Today’s oh-so-civilized officials have known of Megrahi’s innocence since 1989. The Scottish judges who found Megrahi guilty know he’s innocent. They admit as much in their written final opinion. The Scottish Criminal Cases Review Commission, which investigated Megrahi’s trial, knows it. They stated in 2007 that they had uncovered six separate grounds for believing the conviction may have been a miscarriage of justice, clearing the way for him to file a new appeal of his case. The evidence for all this is considerable. And most importantly, there is no evidence that Megrahi was involved in the act of terror.
The first step of the alleged crime, sine qua non — loading the bomb into a suitcase at the Malta airport — for this there was no witness, no video, no document, no fingerprints, nothing to tie Megrahi to the particular brown Samsonite suitcase, no past history of terrorism, no forensic evidence of any kind linking him to such an act.
And the court admitted it: “The absence of any explanation of the method by which the primary suitcase might have been placed on board KM180 [Air Malta to Frankfurt] is a major difficulty for the Crown case.”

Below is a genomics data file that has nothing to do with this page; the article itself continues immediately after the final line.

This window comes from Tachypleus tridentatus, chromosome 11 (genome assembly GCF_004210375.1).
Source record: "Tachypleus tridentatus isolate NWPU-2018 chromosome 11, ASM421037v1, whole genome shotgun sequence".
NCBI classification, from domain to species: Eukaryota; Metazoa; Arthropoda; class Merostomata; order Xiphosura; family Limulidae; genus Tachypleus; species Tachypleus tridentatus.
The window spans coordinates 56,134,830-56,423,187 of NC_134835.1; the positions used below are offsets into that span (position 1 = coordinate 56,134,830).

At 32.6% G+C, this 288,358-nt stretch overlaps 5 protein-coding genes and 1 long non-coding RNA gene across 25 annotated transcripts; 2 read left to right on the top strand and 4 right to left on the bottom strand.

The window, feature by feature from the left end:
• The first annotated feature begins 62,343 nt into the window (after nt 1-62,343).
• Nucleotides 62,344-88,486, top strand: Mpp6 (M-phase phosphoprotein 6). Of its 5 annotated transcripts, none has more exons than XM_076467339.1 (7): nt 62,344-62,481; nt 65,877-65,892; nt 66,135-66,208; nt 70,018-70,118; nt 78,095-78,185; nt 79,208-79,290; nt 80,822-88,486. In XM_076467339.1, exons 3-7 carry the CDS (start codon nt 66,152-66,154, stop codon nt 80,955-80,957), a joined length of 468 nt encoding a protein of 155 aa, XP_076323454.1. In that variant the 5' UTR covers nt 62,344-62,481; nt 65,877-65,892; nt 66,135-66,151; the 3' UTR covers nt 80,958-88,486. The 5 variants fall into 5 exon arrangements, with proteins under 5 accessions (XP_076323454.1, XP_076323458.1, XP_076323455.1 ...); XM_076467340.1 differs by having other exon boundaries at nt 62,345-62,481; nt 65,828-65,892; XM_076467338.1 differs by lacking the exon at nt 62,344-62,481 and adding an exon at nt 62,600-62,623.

The scenario implicating Iran, Syria, and the PFLP-GC was the Original Official Version, endorsed by the US, UK, Scotland, even West Germany — guaranteed, sworn to, scout’s honor, case closed — until the buildup to the Gulf War came along in 1990 and the support of Iran and Syria was needed for the broad Middle East coalition the United States was readying for the ouster of Iraq’s troops from Kuwait. Washington was also anxious to achieve the release of American hostages held in Lebanon by groups close to Iran. Thus it was that the scurrying sound of backtracking could be heard in the corridors of the White House. Suddenly, in October 1990, there was a New Official Version: it was Libya — the Arab state least supportive of the US build-up to the Gulf War and the sanctions imposed against Iraq — that was behind the bombing after all, declared Washington.
The two Libyans were formally indicted in the US and Scotland on Nov. 14, 1991. Within the next 20 days, the remaining four American hostages were released in Lebanon along with the most prominent British hostage, Terry Waite.